Picture of athlete cycling

Open Access research with a real impact on health...

The Strathprints institutional repository is a digital archive of University of Strathclyde's Open Access research outputs. Strathprints provides access to thousands of Open Access research papers by Strathclyde researchers, including by researchers from the Physical Activity for Health Group based within the School of Psychological Sciences & Health. Research here seeks to better understand how and why physical activity improves health, gain a better understanding of the amount, intensity, and type of physical activity needed for health benefits, and evaluate the effect of interventions to promote physical activity.

Explore open research content by Physical Activity for Health...

Towards minimally invasive monitoring for gastroenterology -An external Squamocolumnar Junction Locator

Whiting, James G H and Djennati, Nasser and Lee, Yeong Yeh and Robertson, Elaine V and Derakhshan, Mohammad H and Connolly, Patricia and McColl, Kenneth E L (2012) Towards minimally invasive monitoring for gastroenterology -An external Squamocolumnar Junction Locator. In: Proceedings of the 2012 Annual International Conference of the IEEE Engineering in Medicine and Biology Society (EMBC). IEEE, pp. 1574-1577. ISBN 978-1-4244-4119-8

Full text not available in this repository. Request a copy from the Strathclyde author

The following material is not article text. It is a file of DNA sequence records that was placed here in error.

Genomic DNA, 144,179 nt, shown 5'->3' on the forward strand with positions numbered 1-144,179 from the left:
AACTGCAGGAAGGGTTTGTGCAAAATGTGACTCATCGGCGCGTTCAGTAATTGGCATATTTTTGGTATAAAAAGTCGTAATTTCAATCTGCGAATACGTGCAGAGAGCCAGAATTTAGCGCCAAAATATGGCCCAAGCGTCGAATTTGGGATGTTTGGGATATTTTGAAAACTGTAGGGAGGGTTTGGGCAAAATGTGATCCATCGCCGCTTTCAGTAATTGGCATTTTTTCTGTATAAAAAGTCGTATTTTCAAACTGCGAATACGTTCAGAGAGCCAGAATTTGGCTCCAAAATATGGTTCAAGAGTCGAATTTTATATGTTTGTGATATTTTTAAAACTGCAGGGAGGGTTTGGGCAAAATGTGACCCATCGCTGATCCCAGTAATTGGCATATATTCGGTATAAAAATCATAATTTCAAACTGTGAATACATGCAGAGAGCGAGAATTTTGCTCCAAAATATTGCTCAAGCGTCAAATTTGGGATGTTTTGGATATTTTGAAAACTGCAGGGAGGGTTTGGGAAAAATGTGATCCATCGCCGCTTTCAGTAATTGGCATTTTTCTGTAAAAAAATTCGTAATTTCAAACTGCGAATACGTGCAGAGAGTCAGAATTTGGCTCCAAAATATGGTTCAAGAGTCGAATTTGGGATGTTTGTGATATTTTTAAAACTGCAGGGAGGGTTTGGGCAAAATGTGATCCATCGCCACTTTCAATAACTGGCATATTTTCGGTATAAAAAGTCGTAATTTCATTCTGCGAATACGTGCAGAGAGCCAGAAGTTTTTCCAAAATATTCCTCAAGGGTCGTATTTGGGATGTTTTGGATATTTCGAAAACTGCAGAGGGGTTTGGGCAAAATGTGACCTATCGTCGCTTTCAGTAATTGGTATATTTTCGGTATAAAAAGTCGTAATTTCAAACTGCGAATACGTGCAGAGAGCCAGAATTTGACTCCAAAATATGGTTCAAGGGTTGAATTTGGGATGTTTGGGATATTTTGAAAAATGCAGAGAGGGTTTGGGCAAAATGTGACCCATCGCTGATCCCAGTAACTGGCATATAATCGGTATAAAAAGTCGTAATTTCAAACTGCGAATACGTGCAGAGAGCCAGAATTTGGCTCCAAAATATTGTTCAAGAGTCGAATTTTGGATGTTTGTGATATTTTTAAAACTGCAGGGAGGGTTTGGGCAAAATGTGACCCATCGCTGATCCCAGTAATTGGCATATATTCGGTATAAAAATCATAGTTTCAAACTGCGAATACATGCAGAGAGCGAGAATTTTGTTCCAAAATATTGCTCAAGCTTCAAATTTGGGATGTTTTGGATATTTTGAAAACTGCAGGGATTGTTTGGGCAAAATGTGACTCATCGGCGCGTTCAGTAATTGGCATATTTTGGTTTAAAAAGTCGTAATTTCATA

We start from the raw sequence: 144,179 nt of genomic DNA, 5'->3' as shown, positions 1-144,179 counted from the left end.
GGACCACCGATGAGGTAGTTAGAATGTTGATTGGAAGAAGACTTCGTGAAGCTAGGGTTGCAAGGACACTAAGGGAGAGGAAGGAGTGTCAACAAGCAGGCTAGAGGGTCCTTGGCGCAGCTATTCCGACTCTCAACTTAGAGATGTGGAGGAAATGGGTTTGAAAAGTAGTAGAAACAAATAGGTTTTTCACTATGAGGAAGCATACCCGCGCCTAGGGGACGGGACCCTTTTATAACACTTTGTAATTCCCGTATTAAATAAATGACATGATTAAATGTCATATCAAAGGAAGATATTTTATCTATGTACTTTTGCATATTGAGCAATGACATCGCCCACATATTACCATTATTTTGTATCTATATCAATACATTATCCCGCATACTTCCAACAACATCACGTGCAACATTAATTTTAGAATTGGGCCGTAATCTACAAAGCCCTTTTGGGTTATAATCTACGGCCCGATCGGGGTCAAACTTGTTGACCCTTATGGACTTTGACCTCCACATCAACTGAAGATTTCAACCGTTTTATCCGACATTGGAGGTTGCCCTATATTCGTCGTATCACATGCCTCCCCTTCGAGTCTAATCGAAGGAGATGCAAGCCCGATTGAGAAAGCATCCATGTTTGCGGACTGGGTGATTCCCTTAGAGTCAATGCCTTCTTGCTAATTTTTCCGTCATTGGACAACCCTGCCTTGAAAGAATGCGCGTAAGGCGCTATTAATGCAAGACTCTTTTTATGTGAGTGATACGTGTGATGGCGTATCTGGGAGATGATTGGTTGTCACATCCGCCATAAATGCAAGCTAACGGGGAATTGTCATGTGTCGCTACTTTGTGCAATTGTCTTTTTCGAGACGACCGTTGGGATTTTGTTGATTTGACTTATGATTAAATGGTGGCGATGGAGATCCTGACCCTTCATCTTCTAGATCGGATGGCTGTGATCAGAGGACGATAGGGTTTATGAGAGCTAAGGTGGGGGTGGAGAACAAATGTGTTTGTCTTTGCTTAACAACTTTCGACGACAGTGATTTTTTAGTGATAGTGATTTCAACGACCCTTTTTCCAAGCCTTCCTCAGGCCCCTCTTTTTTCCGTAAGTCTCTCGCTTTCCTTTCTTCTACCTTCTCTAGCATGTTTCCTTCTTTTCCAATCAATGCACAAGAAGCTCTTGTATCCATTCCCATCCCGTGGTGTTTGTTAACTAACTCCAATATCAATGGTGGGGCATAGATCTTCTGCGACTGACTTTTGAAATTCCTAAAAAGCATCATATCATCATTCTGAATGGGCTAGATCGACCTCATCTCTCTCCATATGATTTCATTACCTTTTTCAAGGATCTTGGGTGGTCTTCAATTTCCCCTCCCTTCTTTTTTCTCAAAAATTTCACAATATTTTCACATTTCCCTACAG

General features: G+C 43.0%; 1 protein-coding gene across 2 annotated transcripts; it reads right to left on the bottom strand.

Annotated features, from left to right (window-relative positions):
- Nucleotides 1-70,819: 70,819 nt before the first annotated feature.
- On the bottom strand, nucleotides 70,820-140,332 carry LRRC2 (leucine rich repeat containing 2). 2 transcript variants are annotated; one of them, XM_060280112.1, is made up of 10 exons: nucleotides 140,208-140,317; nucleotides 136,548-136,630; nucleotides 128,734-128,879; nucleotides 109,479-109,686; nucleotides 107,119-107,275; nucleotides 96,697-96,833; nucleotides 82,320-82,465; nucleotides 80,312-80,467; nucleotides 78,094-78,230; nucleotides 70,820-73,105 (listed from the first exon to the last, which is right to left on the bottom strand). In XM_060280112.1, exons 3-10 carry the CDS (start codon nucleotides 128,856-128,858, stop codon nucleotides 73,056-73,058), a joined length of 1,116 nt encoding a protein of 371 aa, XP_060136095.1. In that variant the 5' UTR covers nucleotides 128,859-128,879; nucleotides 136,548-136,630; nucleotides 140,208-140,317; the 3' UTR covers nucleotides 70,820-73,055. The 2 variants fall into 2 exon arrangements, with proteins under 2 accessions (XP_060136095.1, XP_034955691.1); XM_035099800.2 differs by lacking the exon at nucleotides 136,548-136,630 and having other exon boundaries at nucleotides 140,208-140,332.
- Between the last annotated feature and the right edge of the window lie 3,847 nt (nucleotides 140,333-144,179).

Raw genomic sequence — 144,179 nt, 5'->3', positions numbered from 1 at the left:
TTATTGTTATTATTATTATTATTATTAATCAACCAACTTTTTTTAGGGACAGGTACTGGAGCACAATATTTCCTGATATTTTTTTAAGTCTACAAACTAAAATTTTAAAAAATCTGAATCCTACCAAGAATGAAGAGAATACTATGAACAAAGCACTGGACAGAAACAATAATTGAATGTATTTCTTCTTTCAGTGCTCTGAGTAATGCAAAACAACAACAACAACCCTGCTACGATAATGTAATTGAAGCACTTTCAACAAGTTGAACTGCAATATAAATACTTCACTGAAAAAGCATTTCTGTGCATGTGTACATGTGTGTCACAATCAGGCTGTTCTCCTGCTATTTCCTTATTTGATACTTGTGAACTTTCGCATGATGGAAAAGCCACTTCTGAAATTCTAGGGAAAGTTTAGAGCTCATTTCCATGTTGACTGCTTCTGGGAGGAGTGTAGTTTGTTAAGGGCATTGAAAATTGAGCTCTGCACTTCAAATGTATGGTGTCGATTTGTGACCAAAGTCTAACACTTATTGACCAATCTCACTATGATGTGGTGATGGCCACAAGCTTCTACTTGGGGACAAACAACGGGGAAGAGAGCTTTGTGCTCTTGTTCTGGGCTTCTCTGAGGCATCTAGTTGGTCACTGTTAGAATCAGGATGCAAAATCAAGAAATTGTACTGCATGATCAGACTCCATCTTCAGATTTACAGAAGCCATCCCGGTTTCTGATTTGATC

Transient lower oesophageal sphincter relaxations (TLOSRs) occur frequently and are the main mechanism of acid reflux. The only means of currently detecting TLOSRs is intra-luminal manometry and the probes themselves may stimulate TLOSRs. The squamo-columnar junction moves 4-5 centimeters proximally during TLOSRs and this provides a means of detecting such episodes. The objective of this work is to develop a sensor system capable of detecting the movement of a miniature magnet attached to the squamo-columnar junction from outside the body and thus allow detection of TLOSRs without the artifact associated with intraluminal detection probes. A GaAs Hall effect sensor was selected and an alternating current supply was developed with a combination of filters and a Phase Sensitive Detector, to detect the magnet. The oscillation frequency of the current was chosen in order to reduce electronic noise, and filtering outside this frequency means the signal to noise ratio was greatly improved. The phase sensitive detector was employed to accurately convert the amplitude of the sensor's output to a DC signal. With the addition of paired Flux Concentrators increases the range up to 10.2 centimetres, an improvement of 580% over commercial Hall effect sensors. The AC circuit and flux concentrator device far exceeds the sensitivity of the current Hall effect sensors supplied in the market, by rejecting noise and providing accurate measurement over significantly larger distances. The development of this sensor has applications beyond this specific medical device.